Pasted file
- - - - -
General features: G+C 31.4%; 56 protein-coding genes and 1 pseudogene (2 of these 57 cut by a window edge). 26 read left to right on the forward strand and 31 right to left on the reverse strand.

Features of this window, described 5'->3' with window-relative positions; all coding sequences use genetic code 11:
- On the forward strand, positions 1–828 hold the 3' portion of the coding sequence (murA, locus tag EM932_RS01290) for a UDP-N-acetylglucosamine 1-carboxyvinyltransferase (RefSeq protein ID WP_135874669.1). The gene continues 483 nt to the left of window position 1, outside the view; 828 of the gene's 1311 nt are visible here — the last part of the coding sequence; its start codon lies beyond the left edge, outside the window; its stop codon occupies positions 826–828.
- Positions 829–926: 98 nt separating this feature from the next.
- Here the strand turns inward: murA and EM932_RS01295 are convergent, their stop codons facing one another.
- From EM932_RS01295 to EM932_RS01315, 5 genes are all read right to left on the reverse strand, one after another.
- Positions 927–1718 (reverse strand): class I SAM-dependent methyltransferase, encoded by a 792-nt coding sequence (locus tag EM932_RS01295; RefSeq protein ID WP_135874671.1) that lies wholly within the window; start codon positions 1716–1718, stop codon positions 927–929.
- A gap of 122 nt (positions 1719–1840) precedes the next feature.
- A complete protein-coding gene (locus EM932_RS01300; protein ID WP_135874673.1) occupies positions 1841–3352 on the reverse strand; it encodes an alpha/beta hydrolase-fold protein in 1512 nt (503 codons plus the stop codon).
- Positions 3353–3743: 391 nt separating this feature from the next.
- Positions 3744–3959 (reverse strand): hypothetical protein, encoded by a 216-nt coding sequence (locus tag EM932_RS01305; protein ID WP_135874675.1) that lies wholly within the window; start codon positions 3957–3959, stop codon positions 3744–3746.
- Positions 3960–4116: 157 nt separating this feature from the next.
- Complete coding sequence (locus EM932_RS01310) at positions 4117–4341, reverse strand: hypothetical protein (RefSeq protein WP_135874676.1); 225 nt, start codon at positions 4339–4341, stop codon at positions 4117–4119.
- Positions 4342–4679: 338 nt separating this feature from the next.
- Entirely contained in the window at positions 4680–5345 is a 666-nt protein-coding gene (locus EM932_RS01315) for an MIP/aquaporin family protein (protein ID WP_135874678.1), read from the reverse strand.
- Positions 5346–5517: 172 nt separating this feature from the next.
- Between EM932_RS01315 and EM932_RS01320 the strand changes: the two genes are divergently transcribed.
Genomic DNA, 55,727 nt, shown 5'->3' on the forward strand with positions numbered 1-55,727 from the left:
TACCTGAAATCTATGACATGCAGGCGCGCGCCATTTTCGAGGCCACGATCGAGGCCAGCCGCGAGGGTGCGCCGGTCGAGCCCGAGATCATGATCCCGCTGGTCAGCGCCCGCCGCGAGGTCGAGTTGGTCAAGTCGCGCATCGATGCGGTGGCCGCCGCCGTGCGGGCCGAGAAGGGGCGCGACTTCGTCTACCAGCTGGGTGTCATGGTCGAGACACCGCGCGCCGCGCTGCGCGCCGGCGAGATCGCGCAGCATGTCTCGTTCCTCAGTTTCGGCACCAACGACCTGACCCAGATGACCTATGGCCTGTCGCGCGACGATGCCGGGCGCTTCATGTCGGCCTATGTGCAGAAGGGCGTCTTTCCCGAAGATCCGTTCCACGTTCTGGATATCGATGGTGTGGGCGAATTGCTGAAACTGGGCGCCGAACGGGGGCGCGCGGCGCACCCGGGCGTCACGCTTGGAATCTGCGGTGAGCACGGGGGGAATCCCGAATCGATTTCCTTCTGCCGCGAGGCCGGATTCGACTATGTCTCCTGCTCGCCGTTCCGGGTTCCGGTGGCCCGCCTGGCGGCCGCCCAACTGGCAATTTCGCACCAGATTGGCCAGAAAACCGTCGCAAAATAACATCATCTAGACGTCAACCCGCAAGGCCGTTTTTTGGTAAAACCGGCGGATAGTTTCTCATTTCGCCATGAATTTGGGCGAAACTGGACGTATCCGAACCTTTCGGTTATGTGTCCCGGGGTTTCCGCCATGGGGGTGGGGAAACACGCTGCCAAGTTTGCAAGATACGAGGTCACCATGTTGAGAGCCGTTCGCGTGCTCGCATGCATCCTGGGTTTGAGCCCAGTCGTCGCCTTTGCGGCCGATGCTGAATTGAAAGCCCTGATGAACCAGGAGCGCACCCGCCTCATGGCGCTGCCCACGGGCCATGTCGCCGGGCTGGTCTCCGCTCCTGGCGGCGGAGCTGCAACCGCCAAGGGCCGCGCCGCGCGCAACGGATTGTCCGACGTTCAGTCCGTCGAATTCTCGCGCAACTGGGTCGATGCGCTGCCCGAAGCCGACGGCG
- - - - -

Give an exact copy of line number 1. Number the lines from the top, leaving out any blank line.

General features: G+C 31.4%; 56 protein-coding genes and 1 pseudogene (2 of these 57 cut by a window edge). 26 read left to right on the forward strand and 31 right to left on the reverse strand.